There's a reason why your skin feels a little off after a series of holiday parties, BBQs, or mojito-filled beach days: "What you eat affects your skin—for better or worse," said Dr. Ariel Ostad, fellow of the American Academy of Dermatology. While a few indulgences won't age you overnight, a continuously poor diet can accelerate the aging process of your skin (and teeth) over time. Here, 6 foods to consume in moderation in order to look as young as you feel.
Sugar overload may kick-start a process called glycation. The theory: When you eat more sugar than your cells can process, the excess sugar molecules combine with proteins, creating "advanced glycation end products" (appropriately referred to as "AGES"), explained Ostad. Ultimately, AGES may damage your skin's collagen (the protein that keeps skin firm and youthful).
Unsurprisingly, too much sweet stuff is also bad for your smile.
"Sugar sticks to your teeth, encouraging bacteria, decay, and discoloration," said Brian Kantor, a cosmetic dentist who practices in New York City. If you treat yourself to something sweet, swish water around your mouth afterward to remove any buildup.
A healthy liver means healthy skin.
"When your liver is functioning well, toxins that could potentially affect the skin are expelled naturally through your body," Ostad said. "But if toxins build up in your liver, and aren't broken down properly, your skin can develop a variety of issues, like acne, sallowness, and wrinkles."
Drinking can also trigger rosacea outbreaks.
To top it off, alcohol is dehydrating and bad for your sleep, which was associated with accelerated aging in a Case Western Reserve University study.
"Inadequate sleep is linked to wrinkles, uneven pigmentation, and reduced skin elasticity," Ostad said.
That black char on your burger? It may contain pro-inflammatory hydrocarbons, which could present a problem since inflammation breaks down the collagen in your skin, explained Ostad. You don't necessarily need to banish BBQ from your vocab, but at least make sure you scrape off the black stuff, and clean the grill afterward so you don't contaminate your next meal.
White wine falls into its own category because of its surprising dental damage. While a glass of red will give you instant "wine mouth," the acid in white wine damages your enamel and makes your teeth more prone to longer-lasting stains. So if you always end your day with a glass of chardonnay, your teeth may be more vulnerable to those coffee stains the next morning.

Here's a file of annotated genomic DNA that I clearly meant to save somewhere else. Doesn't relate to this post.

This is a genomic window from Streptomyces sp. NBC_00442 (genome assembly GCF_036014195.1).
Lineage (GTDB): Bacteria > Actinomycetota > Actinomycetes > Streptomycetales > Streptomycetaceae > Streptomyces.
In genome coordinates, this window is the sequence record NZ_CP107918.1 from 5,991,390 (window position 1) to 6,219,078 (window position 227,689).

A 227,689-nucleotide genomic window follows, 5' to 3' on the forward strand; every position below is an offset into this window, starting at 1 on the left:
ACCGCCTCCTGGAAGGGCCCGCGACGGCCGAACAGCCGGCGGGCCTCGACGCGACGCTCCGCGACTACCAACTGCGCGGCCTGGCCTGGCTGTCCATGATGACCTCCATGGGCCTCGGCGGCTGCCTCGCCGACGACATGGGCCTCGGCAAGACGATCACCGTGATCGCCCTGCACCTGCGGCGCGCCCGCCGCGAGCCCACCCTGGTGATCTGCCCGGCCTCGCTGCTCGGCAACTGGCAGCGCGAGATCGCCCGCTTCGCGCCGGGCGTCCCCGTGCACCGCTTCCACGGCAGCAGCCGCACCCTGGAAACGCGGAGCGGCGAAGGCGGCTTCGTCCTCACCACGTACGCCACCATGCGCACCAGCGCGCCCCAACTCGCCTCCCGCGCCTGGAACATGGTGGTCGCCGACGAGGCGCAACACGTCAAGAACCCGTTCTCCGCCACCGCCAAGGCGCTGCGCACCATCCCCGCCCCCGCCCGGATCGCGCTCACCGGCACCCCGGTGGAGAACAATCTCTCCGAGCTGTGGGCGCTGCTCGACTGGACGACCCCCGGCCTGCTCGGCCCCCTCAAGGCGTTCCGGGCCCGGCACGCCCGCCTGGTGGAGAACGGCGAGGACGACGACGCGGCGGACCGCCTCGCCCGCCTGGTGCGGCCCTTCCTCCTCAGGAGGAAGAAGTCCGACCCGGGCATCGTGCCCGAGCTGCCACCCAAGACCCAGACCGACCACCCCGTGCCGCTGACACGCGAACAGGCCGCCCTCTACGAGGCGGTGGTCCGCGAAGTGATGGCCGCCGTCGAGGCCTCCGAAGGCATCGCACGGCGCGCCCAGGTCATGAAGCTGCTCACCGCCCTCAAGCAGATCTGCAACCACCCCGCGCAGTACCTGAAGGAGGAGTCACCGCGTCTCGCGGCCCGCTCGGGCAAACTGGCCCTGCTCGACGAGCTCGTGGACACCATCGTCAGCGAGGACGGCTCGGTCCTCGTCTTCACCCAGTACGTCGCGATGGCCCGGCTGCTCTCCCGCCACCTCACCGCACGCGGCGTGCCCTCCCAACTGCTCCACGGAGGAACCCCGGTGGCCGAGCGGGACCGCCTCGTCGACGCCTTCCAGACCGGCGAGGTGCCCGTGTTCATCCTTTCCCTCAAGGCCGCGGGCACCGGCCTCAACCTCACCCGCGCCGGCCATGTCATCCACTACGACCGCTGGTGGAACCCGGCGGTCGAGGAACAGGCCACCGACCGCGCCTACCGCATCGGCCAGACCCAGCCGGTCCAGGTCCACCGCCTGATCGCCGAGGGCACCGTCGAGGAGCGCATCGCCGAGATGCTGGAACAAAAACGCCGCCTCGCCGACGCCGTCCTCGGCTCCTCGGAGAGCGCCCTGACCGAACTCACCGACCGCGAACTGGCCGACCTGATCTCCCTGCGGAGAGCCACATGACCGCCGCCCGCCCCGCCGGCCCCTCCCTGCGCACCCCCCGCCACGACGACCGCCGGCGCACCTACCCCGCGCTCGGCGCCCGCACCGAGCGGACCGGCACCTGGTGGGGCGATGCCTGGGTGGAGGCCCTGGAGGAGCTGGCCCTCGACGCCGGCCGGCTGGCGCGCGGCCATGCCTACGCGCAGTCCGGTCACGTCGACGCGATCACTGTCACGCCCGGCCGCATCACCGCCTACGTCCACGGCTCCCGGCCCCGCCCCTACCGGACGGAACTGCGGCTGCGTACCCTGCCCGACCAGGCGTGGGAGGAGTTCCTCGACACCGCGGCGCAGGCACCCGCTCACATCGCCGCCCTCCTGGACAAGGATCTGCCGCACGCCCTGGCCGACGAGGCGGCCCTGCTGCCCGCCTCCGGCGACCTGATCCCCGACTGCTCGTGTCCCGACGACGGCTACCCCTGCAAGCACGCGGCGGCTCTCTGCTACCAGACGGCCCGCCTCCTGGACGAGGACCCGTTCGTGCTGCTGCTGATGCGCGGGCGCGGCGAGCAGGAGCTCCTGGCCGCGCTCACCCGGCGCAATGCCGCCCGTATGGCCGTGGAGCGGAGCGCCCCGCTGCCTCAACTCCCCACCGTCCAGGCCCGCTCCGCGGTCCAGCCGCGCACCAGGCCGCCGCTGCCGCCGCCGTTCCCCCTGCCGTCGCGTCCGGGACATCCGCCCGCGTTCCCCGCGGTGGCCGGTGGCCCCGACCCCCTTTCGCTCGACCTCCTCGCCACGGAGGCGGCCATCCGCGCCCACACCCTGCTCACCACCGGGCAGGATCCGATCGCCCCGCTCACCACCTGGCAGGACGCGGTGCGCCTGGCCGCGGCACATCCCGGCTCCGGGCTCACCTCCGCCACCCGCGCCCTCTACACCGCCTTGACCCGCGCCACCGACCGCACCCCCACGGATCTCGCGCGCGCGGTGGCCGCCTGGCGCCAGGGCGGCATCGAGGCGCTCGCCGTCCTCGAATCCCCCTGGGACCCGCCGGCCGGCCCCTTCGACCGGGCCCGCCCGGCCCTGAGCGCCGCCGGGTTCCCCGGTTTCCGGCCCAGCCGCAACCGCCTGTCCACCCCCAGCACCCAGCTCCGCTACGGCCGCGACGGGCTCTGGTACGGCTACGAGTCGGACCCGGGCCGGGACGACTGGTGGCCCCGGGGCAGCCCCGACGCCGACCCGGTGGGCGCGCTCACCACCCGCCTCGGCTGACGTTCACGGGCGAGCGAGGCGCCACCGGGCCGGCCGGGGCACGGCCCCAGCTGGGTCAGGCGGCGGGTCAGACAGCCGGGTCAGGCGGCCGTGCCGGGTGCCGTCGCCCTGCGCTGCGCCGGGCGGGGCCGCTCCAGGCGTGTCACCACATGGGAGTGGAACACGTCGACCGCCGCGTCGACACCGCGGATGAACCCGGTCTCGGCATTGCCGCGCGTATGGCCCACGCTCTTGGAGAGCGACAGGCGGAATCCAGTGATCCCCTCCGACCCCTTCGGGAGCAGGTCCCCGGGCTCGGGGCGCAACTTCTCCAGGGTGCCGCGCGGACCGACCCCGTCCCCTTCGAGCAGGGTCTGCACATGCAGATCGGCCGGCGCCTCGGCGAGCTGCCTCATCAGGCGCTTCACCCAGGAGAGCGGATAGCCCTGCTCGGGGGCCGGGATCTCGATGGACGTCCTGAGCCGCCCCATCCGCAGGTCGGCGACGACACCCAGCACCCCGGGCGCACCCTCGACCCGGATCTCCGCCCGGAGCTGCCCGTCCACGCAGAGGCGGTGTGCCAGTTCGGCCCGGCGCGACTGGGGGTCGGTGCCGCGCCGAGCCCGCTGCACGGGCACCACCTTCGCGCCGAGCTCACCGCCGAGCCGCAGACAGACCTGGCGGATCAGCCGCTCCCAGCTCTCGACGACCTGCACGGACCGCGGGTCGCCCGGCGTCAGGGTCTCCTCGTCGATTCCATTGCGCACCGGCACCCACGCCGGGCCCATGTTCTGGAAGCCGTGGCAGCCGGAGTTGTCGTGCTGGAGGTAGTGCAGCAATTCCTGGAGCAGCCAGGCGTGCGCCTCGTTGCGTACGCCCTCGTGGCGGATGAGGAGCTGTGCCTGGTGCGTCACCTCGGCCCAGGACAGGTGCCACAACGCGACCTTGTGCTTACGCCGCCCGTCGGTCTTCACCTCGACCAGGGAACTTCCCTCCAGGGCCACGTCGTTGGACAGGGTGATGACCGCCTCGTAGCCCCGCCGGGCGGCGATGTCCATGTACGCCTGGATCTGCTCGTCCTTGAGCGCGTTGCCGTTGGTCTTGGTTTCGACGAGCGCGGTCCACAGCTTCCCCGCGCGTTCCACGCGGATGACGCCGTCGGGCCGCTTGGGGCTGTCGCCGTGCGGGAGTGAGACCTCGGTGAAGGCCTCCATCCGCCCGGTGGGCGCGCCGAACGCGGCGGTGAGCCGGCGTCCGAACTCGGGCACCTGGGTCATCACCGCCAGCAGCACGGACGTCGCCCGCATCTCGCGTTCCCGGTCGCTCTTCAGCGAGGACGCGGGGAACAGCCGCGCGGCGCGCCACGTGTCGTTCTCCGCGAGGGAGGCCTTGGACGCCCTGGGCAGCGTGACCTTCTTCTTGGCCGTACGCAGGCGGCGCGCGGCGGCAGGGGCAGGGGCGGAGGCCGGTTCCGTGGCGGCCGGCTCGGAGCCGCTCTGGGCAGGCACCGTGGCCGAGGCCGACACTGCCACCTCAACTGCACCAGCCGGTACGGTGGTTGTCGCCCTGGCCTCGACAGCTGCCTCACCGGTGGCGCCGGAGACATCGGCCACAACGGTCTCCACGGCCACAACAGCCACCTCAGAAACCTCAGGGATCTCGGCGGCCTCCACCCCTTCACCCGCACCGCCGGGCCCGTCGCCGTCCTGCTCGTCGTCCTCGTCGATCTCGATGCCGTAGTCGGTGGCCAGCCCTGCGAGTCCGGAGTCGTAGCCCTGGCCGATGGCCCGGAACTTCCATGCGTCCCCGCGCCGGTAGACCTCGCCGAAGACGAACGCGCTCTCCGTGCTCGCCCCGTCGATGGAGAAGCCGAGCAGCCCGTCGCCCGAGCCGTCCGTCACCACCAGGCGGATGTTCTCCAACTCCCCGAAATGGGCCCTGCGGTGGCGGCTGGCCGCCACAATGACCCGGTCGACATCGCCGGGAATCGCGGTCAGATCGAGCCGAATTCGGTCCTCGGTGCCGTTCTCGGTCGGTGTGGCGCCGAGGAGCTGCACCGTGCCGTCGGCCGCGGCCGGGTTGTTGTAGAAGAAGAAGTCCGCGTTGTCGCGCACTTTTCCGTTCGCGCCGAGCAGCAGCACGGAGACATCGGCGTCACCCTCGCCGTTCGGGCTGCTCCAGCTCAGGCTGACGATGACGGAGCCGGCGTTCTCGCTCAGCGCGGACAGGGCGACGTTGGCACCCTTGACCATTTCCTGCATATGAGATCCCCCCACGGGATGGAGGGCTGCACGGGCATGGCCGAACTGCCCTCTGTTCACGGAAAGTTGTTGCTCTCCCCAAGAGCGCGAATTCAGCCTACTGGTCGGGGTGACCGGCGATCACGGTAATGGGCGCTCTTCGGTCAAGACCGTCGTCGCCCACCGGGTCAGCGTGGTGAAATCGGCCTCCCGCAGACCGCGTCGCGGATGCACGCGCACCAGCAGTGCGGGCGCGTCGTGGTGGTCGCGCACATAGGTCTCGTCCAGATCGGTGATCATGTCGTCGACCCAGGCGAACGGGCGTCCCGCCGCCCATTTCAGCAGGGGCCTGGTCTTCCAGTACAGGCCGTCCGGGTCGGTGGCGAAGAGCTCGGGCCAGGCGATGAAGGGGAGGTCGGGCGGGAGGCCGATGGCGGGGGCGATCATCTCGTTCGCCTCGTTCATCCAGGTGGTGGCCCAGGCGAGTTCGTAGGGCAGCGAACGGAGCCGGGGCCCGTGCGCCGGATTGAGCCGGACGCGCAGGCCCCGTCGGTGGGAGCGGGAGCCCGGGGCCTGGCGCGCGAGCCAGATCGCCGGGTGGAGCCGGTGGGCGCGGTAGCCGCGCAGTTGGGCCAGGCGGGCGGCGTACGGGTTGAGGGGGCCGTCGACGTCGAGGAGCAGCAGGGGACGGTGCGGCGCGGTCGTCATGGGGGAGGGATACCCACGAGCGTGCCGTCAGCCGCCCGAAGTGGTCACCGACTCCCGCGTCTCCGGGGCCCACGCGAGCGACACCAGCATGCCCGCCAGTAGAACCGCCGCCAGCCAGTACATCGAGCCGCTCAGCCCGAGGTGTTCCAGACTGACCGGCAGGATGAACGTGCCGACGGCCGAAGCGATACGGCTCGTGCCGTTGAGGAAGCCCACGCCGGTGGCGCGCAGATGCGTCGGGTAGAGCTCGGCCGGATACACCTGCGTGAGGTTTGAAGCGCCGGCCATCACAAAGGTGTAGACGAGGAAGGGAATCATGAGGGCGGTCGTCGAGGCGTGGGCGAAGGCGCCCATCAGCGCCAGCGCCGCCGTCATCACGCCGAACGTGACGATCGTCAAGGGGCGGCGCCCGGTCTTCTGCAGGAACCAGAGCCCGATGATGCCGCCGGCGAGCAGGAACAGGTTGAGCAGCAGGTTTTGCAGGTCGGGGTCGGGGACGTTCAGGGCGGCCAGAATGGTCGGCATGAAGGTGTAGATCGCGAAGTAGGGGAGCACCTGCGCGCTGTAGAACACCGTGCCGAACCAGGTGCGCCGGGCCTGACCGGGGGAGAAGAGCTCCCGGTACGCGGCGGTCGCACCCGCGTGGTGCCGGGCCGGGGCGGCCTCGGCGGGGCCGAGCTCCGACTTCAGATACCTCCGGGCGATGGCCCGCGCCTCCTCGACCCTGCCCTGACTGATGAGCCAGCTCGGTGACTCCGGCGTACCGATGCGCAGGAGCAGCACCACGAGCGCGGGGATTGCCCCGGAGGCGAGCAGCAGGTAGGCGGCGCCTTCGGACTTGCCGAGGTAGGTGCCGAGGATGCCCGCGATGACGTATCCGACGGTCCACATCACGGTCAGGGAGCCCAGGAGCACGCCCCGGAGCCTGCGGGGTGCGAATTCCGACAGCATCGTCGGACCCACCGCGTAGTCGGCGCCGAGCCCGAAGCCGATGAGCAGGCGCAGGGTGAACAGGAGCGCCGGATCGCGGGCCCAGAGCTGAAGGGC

Here's what not to do: brush your teeth immediately after drinking (same goes for any acidic drink). Brushing already acidic teeth can further the erosion of your enamel.
"You need to give your teeth time to remineralize after being bathed in an acidic beverage," said Maureen McAndrew, clinical professor at the New York University School of Dentistry. "I'd wait an hour after drinking before lifting a toothbrush."
You might not cook with salt, but that doesn't guarantee your intake is low.
"Many canned foods are preserved with sodium, which can make you retain water and cause a 'puffy' look," said Dr. Ranella Hirsch, former president of the American Society of Cosmetic Dermatology & Aesthetic Surgery, and dermatologist practicing in Massachusetts.
If you need a quick fix, combat fluid retention with a moisturizer that contains caffeine (it's known for reducing puffiness when applied topically).
Think: Deli meat, sausage, and bacon.
"Many of these meats have sulfites and other preservatives, which can trigger inflammation in the skin, and accelerate the appearance of aging," Ostad said.
They also tend to be high in salt, which can make you look puffy. (Not to mention, processed red meats have been linked to heart disease.) Try swapping the deli meat on your sandwich for chicken or turkey. If you can't say goodbye for good, use less meat, and load up on veggies.